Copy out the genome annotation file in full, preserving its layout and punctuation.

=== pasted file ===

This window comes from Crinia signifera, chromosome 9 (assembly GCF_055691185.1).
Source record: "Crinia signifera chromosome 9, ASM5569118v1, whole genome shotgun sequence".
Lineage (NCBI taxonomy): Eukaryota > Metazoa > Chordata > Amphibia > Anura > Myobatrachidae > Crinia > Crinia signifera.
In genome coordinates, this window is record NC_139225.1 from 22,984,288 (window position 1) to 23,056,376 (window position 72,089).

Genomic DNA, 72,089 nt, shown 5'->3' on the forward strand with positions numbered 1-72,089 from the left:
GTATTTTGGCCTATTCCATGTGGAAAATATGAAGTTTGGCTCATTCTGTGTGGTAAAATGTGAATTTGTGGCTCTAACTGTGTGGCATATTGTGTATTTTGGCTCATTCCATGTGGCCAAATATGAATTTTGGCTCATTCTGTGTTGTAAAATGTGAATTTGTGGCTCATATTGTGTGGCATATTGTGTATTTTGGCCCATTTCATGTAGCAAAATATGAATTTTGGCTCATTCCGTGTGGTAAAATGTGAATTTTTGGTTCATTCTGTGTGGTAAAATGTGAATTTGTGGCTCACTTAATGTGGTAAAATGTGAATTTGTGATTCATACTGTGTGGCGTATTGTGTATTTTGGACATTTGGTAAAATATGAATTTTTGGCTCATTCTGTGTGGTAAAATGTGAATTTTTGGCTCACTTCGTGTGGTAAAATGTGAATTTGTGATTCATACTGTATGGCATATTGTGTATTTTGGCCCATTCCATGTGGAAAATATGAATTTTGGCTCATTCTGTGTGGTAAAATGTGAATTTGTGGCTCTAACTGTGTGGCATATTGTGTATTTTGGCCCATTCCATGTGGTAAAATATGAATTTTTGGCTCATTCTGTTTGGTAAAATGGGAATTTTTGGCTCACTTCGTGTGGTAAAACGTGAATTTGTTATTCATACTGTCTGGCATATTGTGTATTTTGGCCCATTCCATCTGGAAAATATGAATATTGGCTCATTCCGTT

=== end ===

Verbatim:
This window comes from Crinia signifera, chromosome 9 (assembly GCF_055691185.1).
Source record: "Crinia signifera chromosome 9, ASM5569118v1, whole genome shotgun sequence".
Lineage (NCBI taxonomy): Eukaryota > Metazoa > Chordata > Amphibia > Anura > Myobatrachidae > Crinia > Crinia signifera.
In genome coordinates, this window is record NC_139225.1 from 22,984,288 (window position 1) to 23,056,376 (window position 72,089).

Genomic DNA, 72,089 nt, shown 5'->3' on the forward strand with positions numbered 1-72,089 from the left:
GTATTTTGGCCTATTCCATGTGGAAAATATGAAGTTTGGCTCATTCTGTGTGGTAAAATGTGAATTTGTGGCTCTAACTGTGTGGCATATTGTGTATTTTGGCTCATTCCATGTGGCCAAATATGAATTTTGGCTCATTCTGTGTTGTAAAATGTGAATTTGTGGCTCATATTGTGTGGCATATTGTGTATTTTGGCCCATTTCATGTAGCAAAATATGAATTTTGGCTCATTCCGTGTGGTAAAATGTGAATTTTTGGTTCATTCTGTGTGGTAAAATGTGAATTTGTGGCTCACTTAATGTGGTAAAATGTGAATTTGTGATTCATACTGTGTGGCGTATTGTGTATTTTGGACATTTGGTAAAATATGAATTTTTGGCTCATTCTGTGTGGTAAAATGTGAATTTTTGGCTCACTTCGTGTGGTAAAATGTGAATTTGTGATTCATACTGTATGGCATATTGTGTATTTTGGCCCATTCCATGTGGAAAATATGAATTTTGGCTCATTCTGTGTGGTAAAATGTGAATTTGTGGCTCTAACTGTGTGGCATATTGTGTATTTTGGCCCATTCCATGTGGTAAAATATGAATTTTTGGCTCATTCTGTTTGGTAAAATGGGAATTTTTGGCTCACTTCGTGTGGTAAAACGTGAATTTGTTATTCATACTGTCTGGCATATTGTGTATTTTGGCCCATTCCATCTGGAAAATATGAATATTGGCTCATTCCGTT